The group itself admits that the creation of an Islamic caliphate is among its ultimate goals, but officially rejects the use of violence.
In Kyrgyzstan, the banned group was widely believed to be active mostly in the country's more religiously conservative southern provinces.
According to the ICG, Hizb ut-Tahrir has now spread to the rest of the country, including the more liberal north, attracting new members and sympathizers both in cities and mountain villages.
Kyrgyzstan is one of the poorest states in Central Asia. Women there were especially hard hit by the transition that followed the collapse of the Soviet Union and the emergence of the free-market system, often losing jobs and experiencing a declining social status.
Unemployment among Kyrgyz women has grown over the past two decades, and is currently 1.5 times higher than that of men. Many women make their living by selling goods at markets, an occupation that offers no social protection or guaranteed, stable income. Those who are employed often work in the low-paid education and healthcare jobs.
Under such circumstances, the ICG reports says, Hizb ut-Tahrir might offer disillusioned women "a sense of identity and belonging, solutions to the day-to-day failings of the society they live in."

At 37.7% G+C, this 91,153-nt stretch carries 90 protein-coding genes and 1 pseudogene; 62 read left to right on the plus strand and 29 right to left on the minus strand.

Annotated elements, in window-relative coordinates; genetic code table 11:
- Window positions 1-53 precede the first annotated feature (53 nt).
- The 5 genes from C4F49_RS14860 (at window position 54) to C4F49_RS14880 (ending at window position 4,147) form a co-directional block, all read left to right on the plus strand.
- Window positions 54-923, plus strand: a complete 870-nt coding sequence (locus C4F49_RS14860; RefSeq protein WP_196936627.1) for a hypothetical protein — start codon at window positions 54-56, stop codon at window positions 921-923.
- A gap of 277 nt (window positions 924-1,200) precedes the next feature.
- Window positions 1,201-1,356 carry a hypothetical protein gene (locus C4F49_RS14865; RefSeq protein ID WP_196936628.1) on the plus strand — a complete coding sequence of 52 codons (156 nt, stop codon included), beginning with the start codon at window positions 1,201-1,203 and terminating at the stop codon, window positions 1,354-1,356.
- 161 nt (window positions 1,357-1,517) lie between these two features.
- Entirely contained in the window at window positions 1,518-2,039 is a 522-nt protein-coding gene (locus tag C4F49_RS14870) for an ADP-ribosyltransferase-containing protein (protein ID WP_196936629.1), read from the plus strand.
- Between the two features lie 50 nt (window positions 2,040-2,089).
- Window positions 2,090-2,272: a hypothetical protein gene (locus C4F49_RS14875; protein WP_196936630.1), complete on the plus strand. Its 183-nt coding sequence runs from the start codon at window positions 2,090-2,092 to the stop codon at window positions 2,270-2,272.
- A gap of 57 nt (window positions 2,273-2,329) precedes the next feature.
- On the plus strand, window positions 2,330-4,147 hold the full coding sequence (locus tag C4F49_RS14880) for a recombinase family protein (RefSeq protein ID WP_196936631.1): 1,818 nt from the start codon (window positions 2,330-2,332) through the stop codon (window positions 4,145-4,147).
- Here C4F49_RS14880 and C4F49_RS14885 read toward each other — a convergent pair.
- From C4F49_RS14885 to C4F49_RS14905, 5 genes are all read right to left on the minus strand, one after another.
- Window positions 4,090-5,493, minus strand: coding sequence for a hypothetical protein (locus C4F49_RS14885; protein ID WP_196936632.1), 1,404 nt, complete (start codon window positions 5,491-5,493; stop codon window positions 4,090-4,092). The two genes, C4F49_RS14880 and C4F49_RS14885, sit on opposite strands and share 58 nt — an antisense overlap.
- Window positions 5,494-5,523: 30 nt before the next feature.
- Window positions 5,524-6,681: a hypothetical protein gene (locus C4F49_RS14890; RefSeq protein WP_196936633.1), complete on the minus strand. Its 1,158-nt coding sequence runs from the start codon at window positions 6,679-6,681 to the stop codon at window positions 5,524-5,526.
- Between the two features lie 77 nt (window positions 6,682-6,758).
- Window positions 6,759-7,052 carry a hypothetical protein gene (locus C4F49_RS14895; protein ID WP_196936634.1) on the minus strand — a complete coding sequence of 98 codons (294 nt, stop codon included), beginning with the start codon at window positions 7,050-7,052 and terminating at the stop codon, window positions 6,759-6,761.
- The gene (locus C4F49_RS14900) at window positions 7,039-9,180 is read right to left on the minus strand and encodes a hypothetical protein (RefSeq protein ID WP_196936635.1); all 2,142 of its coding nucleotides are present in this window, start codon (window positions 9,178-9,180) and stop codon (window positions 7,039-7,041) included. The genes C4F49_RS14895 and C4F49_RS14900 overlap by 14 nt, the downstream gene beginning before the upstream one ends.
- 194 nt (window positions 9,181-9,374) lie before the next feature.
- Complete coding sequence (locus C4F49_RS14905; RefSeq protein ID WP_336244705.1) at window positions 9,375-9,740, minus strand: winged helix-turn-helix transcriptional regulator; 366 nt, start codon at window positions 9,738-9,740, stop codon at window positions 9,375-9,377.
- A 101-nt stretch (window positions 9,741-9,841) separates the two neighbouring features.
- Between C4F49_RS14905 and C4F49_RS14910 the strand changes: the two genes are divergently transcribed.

Promises Of Change
Muhiddin Kabiri, the head of the only officially registered Islamic party in Central Asia, Tajikistan's Islamic Renaissance Party, says many might view organizations like Hizb ut-Tahrir as offering an "easy solution" to their problems.
"Hizb ut-Tahrir [seeks to establish] a caliphate and it says that under the caliphate there would be no borders, customs, and corrupt police officers in Central Asia,” Kabiri said. “For example, an Uzbek farmer would be able to sell products in Dushanbe, Ashgabat, or Almaty without having to face corrupt customs official and police officers. People who are fed up with hardships and corruption, and who mistrust governments, accept these kinds of promises and don't question their impracticalities."
Kabiri gives a harsh assessment of the group, saying that "Hizb ut-Tahrir's ideas are no more than an illusion; they are no more than a utopia." However, he notes, "it seems to be appealing for some women who don't see other alternatives."